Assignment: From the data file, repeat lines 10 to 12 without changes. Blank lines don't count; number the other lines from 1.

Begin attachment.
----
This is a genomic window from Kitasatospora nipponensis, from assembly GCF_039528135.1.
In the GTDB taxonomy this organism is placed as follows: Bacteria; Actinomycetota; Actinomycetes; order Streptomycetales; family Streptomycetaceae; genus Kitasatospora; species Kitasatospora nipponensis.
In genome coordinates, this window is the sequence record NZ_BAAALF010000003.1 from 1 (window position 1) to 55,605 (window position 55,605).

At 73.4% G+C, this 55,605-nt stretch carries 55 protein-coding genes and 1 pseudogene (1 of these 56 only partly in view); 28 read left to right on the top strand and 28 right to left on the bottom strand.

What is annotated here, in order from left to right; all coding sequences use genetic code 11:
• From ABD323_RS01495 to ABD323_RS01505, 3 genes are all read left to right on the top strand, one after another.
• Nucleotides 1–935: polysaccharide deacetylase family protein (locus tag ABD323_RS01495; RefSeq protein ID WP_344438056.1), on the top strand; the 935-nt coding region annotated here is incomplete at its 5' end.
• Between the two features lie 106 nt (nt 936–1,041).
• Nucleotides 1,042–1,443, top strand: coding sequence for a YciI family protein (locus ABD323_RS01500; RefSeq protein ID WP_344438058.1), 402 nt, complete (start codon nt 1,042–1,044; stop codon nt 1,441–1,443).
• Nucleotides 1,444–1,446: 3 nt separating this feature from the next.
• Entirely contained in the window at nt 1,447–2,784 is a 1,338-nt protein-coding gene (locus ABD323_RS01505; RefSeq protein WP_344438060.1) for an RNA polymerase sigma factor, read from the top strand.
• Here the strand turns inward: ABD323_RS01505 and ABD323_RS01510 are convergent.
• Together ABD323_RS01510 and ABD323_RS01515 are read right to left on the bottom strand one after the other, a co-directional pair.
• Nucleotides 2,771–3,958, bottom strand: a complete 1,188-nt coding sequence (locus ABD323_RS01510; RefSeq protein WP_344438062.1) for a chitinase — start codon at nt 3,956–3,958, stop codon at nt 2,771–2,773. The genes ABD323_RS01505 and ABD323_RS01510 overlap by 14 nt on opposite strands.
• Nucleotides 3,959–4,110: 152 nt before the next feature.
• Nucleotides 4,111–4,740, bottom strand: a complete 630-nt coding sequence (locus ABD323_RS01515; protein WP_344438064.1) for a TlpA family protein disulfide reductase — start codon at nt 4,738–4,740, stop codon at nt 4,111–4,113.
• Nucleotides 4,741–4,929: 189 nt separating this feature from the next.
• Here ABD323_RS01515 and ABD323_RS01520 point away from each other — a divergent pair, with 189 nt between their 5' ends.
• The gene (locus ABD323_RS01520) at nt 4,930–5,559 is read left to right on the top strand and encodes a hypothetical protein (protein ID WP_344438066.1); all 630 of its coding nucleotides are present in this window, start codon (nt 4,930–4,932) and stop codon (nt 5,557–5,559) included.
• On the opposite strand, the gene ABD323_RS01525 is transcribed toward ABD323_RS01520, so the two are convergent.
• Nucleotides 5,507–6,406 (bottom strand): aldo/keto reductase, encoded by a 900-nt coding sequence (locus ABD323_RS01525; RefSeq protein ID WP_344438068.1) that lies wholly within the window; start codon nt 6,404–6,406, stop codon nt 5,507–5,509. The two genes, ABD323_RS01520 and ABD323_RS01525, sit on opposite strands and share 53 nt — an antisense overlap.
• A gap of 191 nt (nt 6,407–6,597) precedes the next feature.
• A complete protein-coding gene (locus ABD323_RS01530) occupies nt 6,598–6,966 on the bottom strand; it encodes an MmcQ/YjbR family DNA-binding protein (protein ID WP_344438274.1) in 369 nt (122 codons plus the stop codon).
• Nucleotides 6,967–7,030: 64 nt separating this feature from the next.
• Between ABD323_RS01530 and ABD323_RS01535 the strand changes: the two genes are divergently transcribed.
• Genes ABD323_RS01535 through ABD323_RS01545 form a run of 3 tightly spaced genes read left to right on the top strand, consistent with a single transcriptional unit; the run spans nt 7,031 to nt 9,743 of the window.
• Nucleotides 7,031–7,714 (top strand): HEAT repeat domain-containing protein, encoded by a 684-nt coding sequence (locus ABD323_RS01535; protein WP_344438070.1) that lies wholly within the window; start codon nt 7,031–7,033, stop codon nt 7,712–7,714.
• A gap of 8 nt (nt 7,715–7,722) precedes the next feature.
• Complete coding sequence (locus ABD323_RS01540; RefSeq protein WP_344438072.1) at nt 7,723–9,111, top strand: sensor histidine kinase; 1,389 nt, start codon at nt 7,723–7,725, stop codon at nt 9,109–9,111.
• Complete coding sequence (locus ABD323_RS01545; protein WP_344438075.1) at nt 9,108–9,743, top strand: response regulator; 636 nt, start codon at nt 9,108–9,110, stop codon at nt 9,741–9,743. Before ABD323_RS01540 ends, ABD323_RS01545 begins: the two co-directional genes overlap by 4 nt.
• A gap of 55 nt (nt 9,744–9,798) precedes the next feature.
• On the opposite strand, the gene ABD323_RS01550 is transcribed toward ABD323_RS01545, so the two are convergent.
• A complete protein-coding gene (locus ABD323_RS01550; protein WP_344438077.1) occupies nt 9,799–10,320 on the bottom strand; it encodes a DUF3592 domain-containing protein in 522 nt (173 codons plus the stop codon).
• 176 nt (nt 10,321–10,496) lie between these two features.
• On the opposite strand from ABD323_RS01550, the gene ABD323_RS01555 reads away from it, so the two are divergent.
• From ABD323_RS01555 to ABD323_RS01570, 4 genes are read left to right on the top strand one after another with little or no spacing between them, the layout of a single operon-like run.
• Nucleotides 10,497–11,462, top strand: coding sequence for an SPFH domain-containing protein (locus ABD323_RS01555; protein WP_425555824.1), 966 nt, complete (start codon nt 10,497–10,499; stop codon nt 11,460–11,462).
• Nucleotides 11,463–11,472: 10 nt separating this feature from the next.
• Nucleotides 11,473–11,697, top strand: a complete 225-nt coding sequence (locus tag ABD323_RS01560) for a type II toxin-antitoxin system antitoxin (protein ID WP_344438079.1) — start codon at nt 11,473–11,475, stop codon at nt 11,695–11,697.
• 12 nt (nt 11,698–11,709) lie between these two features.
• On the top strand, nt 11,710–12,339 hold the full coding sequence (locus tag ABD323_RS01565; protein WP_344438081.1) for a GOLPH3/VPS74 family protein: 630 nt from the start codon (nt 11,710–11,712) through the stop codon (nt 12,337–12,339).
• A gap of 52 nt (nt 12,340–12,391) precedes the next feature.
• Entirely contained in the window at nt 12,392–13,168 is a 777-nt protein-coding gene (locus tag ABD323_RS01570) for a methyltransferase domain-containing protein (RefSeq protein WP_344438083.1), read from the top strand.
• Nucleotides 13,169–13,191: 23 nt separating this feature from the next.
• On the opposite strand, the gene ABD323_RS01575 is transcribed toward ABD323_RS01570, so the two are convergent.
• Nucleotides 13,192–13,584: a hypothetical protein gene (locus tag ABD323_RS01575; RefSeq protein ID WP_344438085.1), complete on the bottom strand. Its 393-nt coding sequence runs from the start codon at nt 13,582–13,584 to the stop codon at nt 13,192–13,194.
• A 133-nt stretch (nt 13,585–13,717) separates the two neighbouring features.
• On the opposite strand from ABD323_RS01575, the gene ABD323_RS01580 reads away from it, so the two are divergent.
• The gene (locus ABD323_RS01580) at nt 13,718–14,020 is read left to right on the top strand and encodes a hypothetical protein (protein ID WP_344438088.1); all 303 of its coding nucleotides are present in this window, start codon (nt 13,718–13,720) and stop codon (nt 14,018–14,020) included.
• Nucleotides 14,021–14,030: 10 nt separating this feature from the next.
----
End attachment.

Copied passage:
• Nucleotides 1,444–1,446: 3 nt separating this feature from the next.
• Entirely contained in the window at nt 1,447–2,784 is a 1,338-nt protein-coding gene (locus ABD323_RS01505; RefSeq protein WP_344438060.1) for an RNA polymerase sigma factor, read from the top strand.
• Here the strand turns inward: ABD323_RS01505 and ABD323_RS01510 are convergent.